That's a great question. My response would be to position SEL as an investment in children and their future. If we believe in children and in equitable outcomes for ALL children, then we need to back up our soundbites with dedicated resources. A research from Columbia University, "The Economic Value of Social Emotional Learning," found that there is a 1:11 return when we invest in SEL- that is for every $1 spent, we gained $11 in long-term benefits. According to the report, "the benefits include reduced juvenile crime, higher life-time earnings, and better mental and physical health."

There is a growing body of research that supports the value of social emotional in academics and culture/climate as well.(see www. casel.org for more research on SEL impact). We talk a lot about equity and restorative justice, especially as we've discussed issues of discipline and disproportionality in suspension rates for African American and Latino students. What we don't discuss are the necessary conditions and skills that are required for individuals to engage in meaningful restorative justice processes. Our mantra is "store up to restore to." If you don't have a positive community or strong relationships in the first place, what are you restoring to? Social emotional learning skills are required in order for someone to be able engage in RJ discourse about how they've impacted someone else. Conversely, SEL skills are needed in order for someone to have the confidence and emotion regulations to participate in a process that requires them to face someone who has caused harm to them. A facilitator, too, needs to have SEL skills to meaningfully and effectively facilitate RJ conversations that may not always go as expected or planned. The success of any difficult discourse is dependent on the skills and willingness of the participants to lean in and listen with empathy- otherwise, our civil discourse is just a veneer. We can change the data around disproportionality, especially for our most vulnerable student groups, but we can't do it without explicit and intentional practices of SEL. SEL for Adults, in particular, can really change the trajectory for how our students feel a sense of connectedness and belonging in their school communities. Socially and emotionally competent adults develop much stronger relationships to their students, which helps students to lean in more to learning- thus better chances of closing the equity gap for learning.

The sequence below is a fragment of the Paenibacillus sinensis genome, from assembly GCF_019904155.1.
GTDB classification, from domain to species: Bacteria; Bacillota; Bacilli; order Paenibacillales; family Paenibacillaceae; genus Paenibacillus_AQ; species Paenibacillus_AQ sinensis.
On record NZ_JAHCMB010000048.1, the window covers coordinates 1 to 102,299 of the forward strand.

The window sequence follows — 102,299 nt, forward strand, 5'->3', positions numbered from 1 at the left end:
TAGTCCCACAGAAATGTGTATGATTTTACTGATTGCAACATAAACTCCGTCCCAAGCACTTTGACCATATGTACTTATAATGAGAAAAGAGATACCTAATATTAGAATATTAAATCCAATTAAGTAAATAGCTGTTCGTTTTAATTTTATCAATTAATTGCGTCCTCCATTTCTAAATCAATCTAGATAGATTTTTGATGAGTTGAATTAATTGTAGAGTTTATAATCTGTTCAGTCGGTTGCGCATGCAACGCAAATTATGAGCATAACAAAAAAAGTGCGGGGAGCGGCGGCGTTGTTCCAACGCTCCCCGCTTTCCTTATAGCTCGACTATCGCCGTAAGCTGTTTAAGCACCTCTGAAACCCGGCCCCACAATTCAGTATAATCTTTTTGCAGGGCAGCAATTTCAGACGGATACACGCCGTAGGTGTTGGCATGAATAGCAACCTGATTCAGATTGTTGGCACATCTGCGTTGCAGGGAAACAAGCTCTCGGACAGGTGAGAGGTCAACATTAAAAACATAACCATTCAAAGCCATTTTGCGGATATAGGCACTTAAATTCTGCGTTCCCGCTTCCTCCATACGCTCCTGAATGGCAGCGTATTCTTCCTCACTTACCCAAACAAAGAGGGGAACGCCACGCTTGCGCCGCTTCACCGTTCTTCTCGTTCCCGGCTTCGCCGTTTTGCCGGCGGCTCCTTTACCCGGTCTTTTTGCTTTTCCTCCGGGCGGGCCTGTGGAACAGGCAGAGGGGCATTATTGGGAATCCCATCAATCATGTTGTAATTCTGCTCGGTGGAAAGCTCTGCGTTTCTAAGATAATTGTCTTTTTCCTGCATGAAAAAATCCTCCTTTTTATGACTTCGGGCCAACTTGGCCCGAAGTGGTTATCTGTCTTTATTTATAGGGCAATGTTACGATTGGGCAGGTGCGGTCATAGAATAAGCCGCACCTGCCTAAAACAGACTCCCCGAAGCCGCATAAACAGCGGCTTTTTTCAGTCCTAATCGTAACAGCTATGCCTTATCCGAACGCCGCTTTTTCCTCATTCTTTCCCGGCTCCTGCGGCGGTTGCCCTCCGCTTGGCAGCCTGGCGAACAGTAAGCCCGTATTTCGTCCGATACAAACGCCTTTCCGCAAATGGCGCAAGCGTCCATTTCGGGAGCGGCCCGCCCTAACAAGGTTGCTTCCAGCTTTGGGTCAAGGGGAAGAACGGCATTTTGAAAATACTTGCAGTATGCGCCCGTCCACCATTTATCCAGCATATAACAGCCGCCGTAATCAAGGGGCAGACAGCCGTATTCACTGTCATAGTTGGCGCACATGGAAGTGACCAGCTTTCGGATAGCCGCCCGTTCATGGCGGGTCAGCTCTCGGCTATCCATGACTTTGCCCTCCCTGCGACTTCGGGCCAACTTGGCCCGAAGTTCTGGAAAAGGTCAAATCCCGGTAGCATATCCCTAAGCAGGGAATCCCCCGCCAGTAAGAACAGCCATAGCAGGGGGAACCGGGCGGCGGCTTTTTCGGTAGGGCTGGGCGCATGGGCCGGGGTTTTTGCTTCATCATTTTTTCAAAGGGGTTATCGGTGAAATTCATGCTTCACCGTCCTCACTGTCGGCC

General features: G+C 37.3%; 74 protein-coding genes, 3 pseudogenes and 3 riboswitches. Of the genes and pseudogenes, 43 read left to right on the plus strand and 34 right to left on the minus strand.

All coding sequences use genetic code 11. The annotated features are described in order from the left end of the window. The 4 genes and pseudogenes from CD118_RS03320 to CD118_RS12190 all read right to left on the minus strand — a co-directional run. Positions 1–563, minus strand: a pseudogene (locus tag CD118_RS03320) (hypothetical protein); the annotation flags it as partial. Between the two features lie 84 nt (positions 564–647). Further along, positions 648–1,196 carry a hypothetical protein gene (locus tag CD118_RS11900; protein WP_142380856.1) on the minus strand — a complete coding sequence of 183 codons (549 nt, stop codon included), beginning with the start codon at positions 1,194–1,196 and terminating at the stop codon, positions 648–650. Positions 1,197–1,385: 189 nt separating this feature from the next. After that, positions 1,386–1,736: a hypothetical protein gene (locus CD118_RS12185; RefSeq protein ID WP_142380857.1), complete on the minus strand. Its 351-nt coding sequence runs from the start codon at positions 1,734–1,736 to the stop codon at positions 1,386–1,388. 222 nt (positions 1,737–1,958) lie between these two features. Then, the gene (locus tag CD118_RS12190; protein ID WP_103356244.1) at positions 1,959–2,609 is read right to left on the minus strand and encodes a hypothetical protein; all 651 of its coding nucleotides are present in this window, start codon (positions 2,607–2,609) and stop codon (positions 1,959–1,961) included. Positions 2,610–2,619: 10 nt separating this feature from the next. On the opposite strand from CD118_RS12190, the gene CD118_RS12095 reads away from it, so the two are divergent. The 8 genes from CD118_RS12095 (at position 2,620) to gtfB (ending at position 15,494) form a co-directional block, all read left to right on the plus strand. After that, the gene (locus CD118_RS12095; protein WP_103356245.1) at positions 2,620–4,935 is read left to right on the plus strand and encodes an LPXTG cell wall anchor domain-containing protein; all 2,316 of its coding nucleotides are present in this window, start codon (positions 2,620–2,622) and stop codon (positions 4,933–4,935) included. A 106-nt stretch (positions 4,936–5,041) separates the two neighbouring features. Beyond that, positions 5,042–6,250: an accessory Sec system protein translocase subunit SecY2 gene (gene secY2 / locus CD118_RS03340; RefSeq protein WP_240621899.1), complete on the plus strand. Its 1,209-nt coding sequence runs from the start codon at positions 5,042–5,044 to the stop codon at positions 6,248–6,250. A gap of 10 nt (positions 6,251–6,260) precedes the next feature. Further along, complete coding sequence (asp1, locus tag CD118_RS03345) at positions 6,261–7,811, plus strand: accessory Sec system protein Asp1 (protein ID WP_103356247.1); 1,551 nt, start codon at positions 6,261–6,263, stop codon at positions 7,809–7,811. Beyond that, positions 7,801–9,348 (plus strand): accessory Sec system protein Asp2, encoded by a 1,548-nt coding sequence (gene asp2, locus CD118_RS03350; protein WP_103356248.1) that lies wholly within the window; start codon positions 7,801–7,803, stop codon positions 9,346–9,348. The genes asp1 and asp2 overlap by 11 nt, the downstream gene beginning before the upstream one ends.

()

To advocate for school improvement policy to include a third component - building capacity of Student Services of which should be funded equitably with Management and Instruction.

()